This article was originally published by RealClearEducation on May 16, 2017. The entire article is also available at RealClearEducation.com.
China offers an increasingly lucrative market for American universities. It is the leading source of foreign students—who pay full tuition, unlike American students at in-state institutions—and provides more than a third of all international students in the United States. China is also home to fourteen American universities’ overseas campuses, many of which the Chinese government helped construct. (Six of them recently reported making money or projecting net revenue in the near future.)
These deepening relationships aren’t necessarily bad, though China has a history of pressing its influence to entrench its international power. Another form of Chinese investment in American higher education is more suspect: Confucius Institutes.
Confucius Institutes are campus centers dedicated to teaching and promoting Chinese language and culture. Generously funded by China, they offer universities pre-paid teachers and textbooks, along with operating funds. Currently, 103 American universities have accepted China’s offer—but at a great price.
I’ve just completed a major study of Confucius Institutes (CIs) in the United States, focusing on case studies of the twelve CIs located in New York and New Jersey. I found that Confucius Institutes threaten the autonomy of American universities, jeopardize the intellectual freedom of professors and students and give the Chinese government unparalleled access to American college students. Colleges and universities should close their Confucius Institutes, and federal and local governments should exercise oversight.
Confucius Institutes outsource the college classroom to a foreign government. They are directly linked to the Chinese government, which exercises authority over hiring decisions, curriculum choices and syllabi. The Hanban, an agency within the Chinese Ministry of Education, authorizes the creation of Confucius Institutes and requires universities to seek its approval on all programs and courses. Though an American professor or administrator directs each local Confucius Institute, he or she is constrained to hire teachers from a slate of candidates put forward by the Hanban. The Hanban also chooses the textbooks. No other nation has such direct control over what American students learn about its history and culture.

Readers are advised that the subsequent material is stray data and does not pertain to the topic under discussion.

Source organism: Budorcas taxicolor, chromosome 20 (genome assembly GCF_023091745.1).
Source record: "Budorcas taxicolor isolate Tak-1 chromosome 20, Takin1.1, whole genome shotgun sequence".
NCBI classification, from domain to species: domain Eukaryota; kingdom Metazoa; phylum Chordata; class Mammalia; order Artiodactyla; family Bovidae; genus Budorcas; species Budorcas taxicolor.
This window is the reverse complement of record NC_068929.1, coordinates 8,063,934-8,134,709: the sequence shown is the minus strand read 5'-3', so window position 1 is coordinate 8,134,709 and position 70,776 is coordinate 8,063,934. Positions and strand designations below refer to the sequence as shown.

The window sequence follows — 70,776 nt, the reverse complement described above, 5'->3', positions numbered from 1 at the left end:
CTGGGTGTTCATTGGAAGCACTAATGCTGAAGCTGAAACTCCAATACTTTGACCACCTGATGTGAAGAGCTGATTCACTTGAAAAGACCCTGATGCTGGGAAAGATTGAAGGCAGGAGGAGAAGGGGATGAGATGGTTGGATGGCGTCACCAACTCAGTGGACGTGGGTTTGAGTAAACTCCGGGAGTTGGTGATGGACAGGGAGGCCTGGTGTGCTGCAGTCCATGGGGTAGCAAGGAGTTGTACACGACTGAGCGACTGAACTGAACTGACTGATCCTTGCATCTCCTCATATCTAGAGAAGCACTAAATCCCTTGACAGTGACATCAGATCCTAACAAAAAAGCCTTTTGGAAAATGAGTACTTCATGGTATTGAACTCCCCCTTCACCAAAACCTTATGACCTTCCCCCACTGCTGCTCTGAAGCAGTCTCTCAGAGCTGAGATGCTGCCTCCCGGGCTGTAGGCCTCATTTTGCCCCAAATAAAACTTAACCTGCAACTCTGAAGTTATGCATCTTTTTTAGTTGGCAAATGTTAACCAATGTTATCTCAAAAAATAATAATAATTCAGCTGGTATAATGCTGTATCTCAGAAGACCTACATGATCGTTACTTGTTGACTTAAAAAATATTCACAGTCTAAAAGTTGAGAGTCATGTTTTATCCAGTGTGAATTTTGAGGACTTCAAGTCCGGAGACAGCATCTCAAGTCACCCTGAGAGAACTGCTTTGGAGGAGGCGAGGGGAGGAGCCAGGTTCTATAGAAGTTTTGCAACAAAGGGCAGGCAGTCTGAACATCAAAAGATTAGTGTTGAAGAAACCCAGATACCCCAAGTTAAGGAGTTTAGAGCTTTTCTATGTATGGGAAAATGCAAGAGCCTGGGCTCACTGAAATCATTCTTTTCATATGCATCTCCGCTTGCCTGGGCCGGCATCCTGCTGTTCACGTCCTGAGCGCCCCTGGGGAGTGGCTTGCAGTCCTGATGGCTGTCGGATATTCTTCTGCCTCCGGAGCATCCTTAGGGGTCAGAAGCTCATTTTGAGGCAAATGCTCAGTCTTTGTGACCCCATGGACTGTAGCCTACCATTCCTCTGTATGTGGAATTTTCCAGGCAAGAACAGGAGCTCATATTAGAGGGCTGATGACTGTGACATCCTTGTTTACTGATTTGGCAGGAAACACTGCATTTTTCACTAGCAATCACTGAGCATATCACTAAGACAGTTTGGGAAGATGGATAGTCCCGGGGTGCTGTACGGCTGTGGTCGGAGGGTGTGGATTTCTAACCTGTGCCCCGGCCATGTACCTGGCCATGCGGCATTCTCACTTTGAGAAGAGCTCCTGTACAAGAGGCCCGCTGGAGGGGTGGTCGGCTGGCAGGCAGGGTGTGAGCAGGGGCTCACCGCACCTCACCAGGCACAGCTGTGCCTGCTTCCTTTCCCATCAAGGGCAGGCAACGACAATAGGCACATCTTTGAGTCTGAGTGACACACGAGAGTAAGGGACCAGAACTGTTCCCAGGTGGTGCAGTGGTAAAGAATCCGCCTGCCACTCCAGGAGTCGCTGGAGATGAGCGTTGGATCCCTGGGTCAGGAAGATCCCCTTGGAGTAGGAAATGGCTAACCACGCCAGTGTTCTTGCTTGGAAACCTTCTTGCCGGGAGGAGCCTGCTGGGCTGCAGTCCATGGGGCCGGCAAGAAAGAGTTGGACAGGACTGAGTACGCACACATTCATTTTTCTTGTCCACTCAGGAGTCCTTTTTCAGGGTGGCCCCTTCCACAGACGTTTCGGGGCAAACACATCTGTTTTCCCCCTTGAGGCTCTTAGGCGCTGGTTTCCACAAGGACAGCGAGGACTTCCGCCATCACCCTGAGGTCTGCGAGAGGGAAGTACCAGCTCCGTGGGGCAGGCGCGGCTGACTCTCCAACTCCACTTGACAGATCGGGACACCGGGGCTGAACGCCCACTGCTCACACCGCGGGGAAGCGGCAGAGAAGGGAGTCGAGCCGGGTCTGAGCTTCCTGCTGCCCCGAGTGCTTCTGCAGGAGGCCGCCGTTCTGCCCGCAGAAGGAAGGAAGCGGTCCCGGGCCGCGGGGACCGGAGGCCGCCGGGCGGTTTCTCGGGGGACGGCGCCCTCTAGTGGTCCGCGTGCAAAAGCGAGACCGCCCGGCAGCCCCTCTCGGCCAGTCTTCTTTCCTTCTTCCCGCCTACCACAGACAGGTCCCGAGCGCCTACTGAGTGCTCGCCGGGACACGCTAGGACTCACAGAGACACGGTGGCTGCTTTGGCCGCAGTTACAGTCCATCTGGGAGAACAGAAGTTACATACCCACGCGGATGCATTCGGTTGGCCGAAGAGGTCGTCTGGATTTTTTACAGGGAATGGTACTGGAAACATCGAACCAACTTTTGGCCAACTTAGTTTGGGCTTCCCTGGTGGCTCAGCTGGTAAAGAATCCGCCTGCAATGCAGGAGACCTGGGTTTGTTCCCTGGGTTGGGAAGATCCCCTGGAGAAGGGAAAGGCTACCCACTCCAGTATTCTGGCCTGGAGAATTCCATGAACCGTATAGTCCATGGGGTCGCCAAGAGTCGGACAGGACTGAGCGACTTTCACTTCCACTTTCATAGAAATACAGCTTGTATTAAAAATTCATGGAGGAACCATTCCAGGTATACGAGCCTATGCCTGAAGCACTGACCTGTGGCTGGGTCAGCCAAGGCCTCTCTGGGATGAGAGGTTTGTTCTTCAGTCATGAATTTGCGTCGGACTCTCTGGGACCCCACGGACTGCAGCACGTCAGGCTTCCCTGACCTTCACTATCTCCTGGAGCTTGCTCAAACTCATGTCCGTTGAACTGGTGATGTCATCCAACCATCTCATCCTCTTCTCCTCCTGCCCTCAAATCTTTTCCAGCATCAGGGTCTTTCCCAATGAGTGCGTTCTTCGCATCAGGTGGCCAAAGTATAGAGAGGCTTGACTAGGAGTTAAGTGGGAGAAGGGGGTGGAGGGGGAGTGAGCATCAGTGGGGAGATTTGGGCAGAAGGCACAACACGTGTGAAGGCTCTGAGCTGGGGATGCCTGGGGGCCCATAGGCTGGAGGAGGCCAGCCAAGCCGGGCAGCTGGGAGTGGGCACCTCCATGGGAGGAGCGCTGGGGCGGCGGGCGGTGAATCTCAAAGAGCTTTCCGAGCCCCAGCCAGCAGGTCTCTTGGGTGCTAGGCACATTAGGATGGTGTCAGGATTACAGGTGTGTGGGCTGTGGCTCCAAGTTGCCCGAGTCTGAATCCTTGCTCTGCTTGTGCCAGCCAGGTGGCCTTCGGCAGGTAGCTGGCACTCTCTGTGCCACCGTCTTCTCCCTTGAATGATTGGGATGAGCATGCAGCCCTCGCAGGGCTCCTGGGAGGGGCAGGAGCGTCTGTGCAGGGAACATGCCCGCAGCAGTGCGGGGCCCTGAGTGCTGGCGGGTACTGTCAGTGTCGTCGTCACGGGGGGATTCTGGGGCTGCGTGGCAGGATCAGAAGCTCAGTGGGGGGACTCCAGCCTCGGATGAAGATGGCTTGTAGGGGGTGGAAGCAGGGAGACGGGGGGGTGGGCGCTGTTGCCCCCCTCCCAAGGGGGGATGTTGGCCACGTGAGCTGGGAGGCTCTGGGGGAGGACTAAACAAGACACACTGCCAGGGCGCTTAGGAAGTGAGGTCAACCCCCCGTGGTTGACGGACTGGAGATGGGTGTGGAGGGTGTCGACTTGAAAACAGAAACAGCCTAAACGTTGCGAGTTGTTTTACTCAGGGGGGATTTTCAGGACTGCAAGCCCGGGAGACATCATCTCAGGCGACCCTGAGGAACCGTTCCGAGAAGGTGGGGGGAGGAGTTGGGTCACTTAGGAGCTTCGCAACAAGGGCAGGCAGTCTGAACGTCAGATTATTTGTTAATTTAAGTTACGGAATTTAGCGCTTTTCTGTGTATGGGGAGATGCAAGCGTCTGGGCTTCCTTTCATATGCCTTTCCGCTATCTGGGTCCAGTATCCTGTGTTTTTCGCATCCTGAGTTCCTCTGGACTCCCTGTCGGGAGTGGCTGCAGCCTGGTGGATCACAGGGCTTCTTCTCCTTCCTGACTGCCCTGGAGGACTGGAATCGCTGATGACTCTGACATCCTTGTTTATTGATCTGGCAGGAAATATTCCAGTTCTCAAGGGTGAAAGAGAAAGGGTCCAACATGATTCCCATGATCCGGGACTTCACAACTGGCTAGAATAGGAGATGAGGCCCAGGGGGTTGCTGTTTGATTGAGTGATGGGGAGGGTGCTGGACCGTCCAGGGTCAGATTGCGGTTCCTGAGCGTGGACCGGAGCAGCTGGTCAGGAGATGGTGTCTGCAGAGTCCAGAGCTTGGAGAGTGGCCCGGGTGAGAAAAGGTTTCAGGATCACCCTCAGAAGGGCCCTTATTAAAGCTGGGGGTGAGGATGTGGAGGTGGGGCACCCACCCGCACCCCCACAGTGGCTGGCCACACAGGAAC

Under such supervision by China, Confucius Institutes present a whitewashed version of Chinese political history and current events. As taught at CIs, the Chinese government never jails religious minorities, no Tibetans self-immolate to protest China’s insistence on claiming Tibet as a province, no Falun Gong followers have their organs harvested and Tiananmen Square is only a tourist attraction, not the site of the 1989 massacre of democracy demonstrators. Embarrassing episodes in the history of the Communist nation simply do not come up.
When I visited Confucius Institutes, I asked staff how they would handle questions about Taiwan, Tibet, Tiananmen Square, and other matters the Chinese regime deems sensitive. Most said they could not answer such questions from students—ostensibly because they were “off-topic” or outside the purview of Confucius Institutes. In one clarifying comment, the Chinese director of New Jersey City University’s Confucius Institute told me how she might handle an in-class discussion of Tiananmen Square: “I would show a photograph and point out the beautiful architecture.”
China has occasionally admitted its interest in using Confucius Institutes to develop its soft power abroad. In 2009, Li Changchun, then the head of propaganda for the Chinese Communist Party, called Confucius Institutes “an important part of China’s overseas propaganda set-up.” A new documentary, In the Name of Confucius, by Chinese-Canadian filmmaker Doris Liu, showcases footage of Chinese bureaucrats discussing what they hope to accomplish through Confucius Institutes. The director general of Confucius Institutes Headquarters, Xu Lin, brags on Chinese television that her office has set up Confucius Institutes so that top-tier institutions “work for us.”
In what ways might American universities “work for” the Chinese government? Their positions of power and prestige in American culture lend China a veneer of respectability. Other nations send teachers abroad, too—France has the Alliance Française, Germany the Goethe-Institut, and Spain the Cervantes Institute. But these nations operate independent nonprofits in separate offices and market extracurricular courses. China alone locates its Institutes at college campuses, where they can feed off the colleges’ reputation and offer classes that count for college credit.
But the college classroom is a place for academic debate, not foreign propaganda. Colleges and universities should close their Confucius Institutes—whatever the financial perks China may offer. It is in principle inappropriate and in practice harmful to intellectual freedom. The Chinese government has no place in American higher education.